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Editorial Reviews

If you've ever wondered why human beings act the way they act, or prefer the things (and people) they prefer, take note - Alan S. Miller and Satoshi Kanazawa may have the answers...or at least some of them. In Why Beautiful People Have More Daughters, these co-authors sink their teeth into age-old controversies about human nature, attempting to deploy the strictures of evolutionary biology in order to explain quite broadly why people are the way we are.
Stephen Hoye's strong pacing translates the book's accessible tone into an equally listenable experience, and his clear voice endows this intriguing work with an authoritative vibe.
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Publisher's Summary

A lively and provocative look at how evolution shapes our behavior and our lives. Contrary to conventional wisdom, our brains and bodies are hardwired to carry out an evolutionary mission that determines much of what we do, from life plans to everyday decisions.
With an accessible tone and a healthy disregard for political correctness, this lively and eminently readable book popularizes the latest research in a cutting-edge field of study: one that turns much of what we thought we knew about human nature upside-down.
Every time we fall in love, fight with our spouse, enjoy watching a favorite TV show, or feel scared walking alone at night, we are in part behaving as a human animal with its own unique nature: a nature that essentially stopped evolving 10,000 years ago. Alan S. Miller and Satoshi Kanazawa reexamine some of the most popular and controversial topics of modern life and shed a whole new light on why we do the things we do.
Beware: You may never look at human nature the same way again.
©2007 Alan S. Miller and Satoshi Kanazawa (P)2007 Tantor Media Inc.
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Critic Reviews

"A lively excursion into the new, and still disputed, field of Evolutionary Psychology." ( Kirkus Reviews)
"This accessible book opens the youthful field of evolutionary psychology wide for examination, with results often as disturbing as they are fascinating." ( Publishers Weekly)
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Customer Reviews

Most Helpful
3 out of 5 stars
By Ana Mohammed on 01-08-12

Not bad but didn't live up to the reviews

From reading some of the other reviews, I thought that this book was going to be great cover to cover. While it did contain some good thought provoking stuff, I found that it became repetitive and took some license with the statistics that it was using (where it bothered to use them) to prop up their position. While I feel there is good logic to much of what is put forward in this book, I think the approach is a little too simplistic and not sufficiently supported.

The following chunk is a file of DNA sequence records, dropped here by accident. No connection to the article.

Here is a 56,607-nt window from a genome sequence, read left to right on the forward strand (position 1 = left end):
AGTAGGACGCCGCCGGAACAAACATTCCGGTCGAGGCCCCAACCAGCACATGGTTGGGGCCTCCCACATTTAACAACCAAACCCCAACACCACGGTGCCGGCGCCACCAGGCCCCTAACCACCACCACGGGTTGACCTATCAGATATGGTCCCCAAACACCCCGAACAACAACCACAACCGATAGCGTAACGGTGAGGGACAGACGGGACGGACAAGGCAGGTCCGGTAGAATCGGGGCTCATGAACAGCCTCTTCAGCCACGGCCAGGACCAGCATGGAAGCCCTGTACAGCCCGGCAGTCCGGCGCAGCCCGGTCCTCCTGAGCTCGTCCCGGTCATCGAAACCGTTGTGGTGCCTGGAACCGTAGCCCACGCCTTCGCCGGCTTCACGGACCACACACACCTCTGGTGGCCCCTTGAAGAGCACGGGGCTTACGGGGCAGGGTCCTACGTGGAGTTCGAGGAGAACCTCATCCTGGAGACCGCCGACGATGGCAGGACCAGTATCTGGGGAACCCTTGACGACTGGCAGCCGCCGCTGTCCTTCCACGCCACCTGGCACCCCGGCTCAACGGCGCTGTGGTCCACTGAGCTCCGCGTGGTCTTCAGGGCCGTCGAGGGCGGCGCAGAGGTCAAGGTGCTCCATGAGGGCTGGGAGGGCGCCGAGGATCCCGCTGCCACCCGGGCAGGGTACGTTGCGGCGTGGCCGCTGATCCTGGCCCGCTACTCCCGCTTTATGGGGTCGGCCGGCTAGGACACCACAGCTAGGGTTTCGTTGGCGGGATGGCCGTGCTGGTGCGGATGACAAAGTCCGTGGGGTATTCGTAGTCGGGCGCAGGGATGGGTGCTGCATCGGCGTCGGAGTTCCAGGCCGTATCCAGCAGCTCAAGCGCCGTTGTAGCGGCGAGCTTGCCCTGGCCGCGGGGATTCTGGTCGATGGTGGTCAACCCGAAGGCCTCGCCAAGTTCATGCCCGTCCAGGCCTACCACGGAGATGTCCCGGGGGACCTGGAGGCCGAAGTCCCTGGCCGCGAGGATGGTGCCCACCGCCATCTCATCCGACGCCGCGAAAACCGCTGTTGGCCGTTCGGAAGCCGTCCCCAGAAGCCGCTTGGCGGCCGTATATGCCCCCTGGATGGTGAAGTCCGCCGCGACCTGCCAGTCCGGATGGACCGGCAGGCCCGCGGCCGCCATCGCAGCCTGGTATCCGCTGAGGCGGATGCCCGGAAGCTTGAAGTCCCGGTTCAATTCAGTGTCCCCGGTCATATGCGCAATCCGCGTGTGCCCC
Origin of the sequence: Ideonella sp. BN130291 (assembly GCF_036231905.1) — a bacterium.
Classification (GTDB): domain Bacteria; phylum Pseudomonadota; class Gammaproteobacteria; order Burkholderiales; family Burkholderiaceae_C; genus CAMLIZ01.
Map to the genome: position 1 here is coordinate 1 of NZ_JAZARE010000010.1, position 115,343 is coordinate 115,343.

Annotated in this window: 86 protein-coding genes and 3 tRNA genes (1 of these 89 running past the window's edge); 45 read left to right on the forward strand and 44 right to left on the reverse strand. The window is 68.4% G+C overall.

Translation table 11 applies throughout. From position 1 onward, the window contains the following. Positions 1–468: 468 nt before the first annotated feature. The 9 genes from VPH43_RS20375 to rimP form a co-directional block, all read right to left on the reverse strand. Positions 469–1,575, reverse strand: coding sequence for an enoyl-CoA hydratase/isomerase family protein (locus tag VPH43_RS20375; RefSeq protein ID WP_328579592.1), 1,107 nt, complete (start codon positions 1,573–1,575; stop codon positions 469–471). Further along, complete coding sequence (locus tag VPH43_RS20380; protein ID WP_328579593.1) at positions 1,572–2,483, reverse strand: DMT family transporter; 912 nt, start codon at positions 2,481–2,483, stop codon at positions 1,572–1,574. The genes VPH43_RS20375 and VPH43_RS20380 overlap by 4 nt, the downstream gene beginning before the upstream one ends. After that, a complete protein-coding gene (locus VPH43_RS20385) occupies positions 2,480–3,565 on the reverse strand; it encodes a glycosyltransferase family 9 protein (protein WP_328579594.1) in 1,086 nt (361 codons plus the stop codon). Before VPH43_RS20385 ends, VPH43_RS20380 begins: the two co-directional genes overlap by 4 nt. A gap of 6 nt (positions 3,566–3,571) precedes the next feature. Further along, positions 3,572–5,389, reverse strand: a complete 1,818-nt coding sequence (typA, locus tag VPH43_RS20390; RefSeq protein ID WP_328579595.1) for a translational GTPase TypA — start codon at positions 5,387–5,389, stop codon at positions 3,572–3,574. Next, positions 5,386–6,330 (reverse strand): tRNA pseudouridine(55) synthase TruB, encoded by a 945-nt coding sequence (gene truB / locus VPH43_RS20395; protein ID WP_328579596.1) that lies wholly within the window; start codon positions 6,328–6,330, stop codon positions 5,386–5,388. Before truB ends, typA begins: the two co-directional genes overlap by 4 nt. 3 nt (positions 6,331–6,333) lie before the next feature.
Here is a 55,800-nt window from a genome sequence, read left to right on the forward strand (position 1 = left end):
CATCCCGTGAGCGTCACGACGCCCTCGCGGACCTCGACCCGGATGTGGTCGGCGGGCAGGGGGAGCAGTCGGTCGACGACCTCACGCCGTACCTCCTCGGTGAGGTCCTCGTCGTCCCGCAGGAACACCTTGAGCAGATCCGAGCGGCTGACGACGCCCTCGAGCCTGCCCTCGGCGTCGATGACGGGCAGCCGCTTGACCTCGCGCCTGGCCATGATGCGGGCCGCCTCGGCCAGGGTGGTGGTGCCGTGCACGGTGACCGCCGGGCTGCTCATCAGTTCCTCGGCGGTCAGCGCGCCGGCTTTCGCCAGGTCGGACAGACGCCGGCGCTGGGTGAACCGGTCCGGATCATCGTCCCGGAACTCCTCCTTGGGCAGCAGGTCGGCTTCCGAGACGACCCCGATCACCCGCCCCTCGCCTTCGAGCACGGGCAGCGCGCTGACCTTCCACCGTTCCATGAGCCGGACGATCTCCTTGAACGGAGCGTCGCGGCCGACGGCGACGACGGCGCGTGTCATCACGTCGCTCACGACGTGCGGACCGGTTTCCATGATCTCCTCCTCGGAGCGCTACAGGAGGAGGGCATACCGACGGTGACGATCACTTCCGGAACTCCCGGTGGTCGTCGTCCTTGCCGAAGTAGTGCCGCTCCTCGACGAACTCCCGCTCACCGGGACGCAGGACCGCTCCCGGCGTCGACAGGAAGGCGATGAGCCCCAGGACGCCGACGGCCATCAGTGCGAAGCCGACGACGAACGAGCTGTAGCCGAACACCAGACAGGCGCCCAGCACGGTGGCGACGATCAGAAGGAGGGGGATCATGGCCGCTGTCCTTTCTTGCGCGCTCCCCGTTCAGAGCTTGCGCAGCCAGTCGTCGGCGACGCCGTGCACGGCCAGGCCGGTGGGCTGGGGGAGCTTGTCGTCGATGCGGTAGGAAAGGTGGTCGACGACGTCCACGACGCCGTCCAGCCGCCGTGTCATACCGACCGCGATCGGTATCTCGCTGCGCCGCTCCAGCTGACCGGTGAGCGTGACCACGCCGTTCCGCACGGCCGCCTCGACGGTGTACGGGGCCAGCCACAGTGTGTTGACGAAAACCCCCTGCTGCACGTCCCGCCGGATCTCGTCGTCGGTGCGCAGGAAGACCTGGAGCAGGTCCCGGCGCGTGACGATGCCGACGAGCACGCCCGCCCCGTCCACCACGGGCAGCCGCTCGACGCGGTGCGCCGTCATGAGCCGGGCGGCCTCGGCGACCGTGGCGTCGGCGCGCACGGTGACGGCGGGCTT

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24 of 27 people found this review helpful

5 out of 5 stars
By Kathy on 05-06-14

Mommy's baby, daddy's maybe?

I absolutely loved every part of this book. I liked is so much I listened to it twice, back to back. I had never heard of Evolutionary Psychology before, but everything it professed to be true or speculated upon really rang true for me. This is a fascinating topic, whether you buy into all of it, some of it, or none of it. It just makes so much sense to me. It is written in a light-hearted manner and was an easy listen that frequently elicited smiles from me, as I shook my head and said, "Yes!".

The format involves the author stating a question about human nature and answering the question according to the new science of Evolutionary Psychology. In very simple terms, this science posits that human culture or human nature is the same for all people worldwide. It evolved thousands of years ago and our prime directive is to reproduce ourselves. This influences and directs every aspect of male and female behavior. It so clearly explains how the differences between the sexes evolved and what drives men and women.

At the end of the book, the author presents questions that are not yet answered by the new science and some possible explanations that have been put forth.

I highly recommend this book. It is fairly short, expertly narrated, and guaranteed to make you smile!

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7 of 8 people found this review helpful

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